TVET governors' council set to face off against higher education minister

31 March 2019 - 00:00 By MPUMZI ZUZILE


The council that oversees the smooth running of SA's 50 technical & vocational education & training (TVET) colleges is set to face off against higher education minister Naledi Pandor over her department's failure to appoint council members at colleges.
The TVET governors' council claims 21 colleges in Gauteng, Mpumalanga, North West, the Northern Cape and the Western Cape have not had quorate councils since October. The terms of the other 29 TVET colleges in the Eastern Cape, Limpopo, KwaZulu-Natal and the Free State are due to come to an end shortly. The colleges have a combined budget of more than R12bn, managed by their councils.
TVET councils consist of the principal, five external people appointed by the minister, one member of the academic staff and two students elected by the student representative council. To make a quorum, at least three people appointed by the department must be present.
A letter by the department's acting deputy director-general, Aruna Singh, to the governors' council, seen by the Sunday Times, states that decisions can be made if at least one appointed council member is present. He says those decisions would then be ratified when fully constituted councils are appointed.
In a series of letters to Pandor, the governors' council pleads with the department to extend the councils' terms for another year while the department is looking for replacements.
Advocate Xolile Xuma, the governors' council's secretary-general, said legal action was their last resort.
"How are these councils going to account for the more than R12bn in budgets when they don't have functional councils?"
He said no provision was made to avoid total collapse of governance should the minister not make appointments in time, despite this concern being raised by the council at the early stages of the process at both the department and the ministry.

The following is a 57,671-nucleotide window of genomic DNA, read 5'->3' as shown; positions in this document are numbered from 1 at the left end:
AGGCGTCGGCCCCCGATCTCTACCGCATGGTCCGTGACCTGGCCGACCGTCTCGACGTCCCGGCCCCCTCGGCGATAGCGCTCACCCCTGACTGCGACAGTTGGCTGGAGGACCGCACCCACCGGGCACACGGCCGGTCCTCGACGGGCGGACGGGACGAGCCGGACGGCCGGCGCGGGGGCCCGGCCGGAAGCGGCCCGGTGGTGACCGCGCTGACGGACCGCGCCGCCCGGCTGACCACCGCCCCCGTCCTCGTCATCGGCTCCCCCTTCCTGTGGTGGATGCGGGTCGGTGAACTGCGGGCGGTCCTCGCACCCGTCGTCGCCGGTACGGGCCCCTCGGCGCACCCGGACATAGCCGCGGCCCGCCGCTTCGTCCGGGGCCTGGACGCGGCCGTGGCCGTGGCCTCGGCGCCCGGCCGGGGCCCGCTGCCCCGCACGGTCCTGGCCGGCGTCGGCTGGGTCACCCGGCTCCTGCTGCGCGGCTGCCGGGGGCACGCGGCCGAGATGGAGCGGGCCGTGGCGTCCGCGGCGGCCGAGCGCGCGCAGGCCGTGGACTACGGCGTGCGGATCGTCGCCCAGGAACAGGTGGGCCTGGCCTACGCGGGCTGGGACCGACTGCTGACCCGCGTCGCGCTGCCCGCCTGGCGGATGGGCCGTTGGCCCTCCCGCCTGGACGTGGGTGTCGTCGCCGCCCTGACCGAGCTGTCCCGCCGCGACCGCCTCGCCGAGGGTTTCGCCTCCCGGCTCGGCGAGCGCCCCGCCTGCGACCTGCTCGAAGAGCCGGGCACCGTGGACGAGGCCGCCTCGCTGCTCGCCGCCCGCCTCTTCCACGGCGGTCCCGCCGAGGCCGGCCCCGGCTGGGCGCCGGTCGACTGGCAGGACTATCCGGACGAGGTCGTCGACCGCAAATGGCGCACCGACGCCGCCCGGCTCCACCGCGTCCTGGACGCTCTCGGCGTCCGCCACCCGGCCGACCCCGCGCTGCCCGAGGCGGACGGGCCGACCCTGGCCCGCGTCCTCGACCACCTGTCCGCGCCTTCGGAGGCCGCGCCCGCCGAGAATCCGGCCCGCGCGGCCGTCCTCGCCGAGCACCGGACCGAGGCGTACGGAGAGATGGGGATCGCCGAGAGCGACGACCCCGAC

A letter sent to Pandor by Horn & Van Rensburg, attorneys on behalf of the council, states the intent to take her to court.
The governors' council then proposes that council members at all 50 TVET colleges as at October 2018 be either reappointed or their term extended until March 31 next year. It proposes that the current process of appointments be terminated immediately.
Xuma said the process in which the department allowed TVET principals to nominate council member candidates was against principles of good governance, given the oversight role of the councils.
However, ministry of higher education spokesman Lunga Ngqengelele played down the issue, saying the department was ready to fill vacant posts. "There will be no dysfunctional institution," he said.
But he admitted that the councils at the 29 colleges were operating without a full complement. He said the term of 10 councils - three in Mpumalanga, six in the Western Cape and one in Gauteng - expired at the end of March.
"The department has received and processed nominations from persons who expressed an interest to serve in councils."
He said the term of office for the other 11 colleges in Gauteng, North West, and the Northern Cape ended in April and recommended nominees be appointed effective from May 1. "There is no reason to assume there will be no councils when the terms of office expire."

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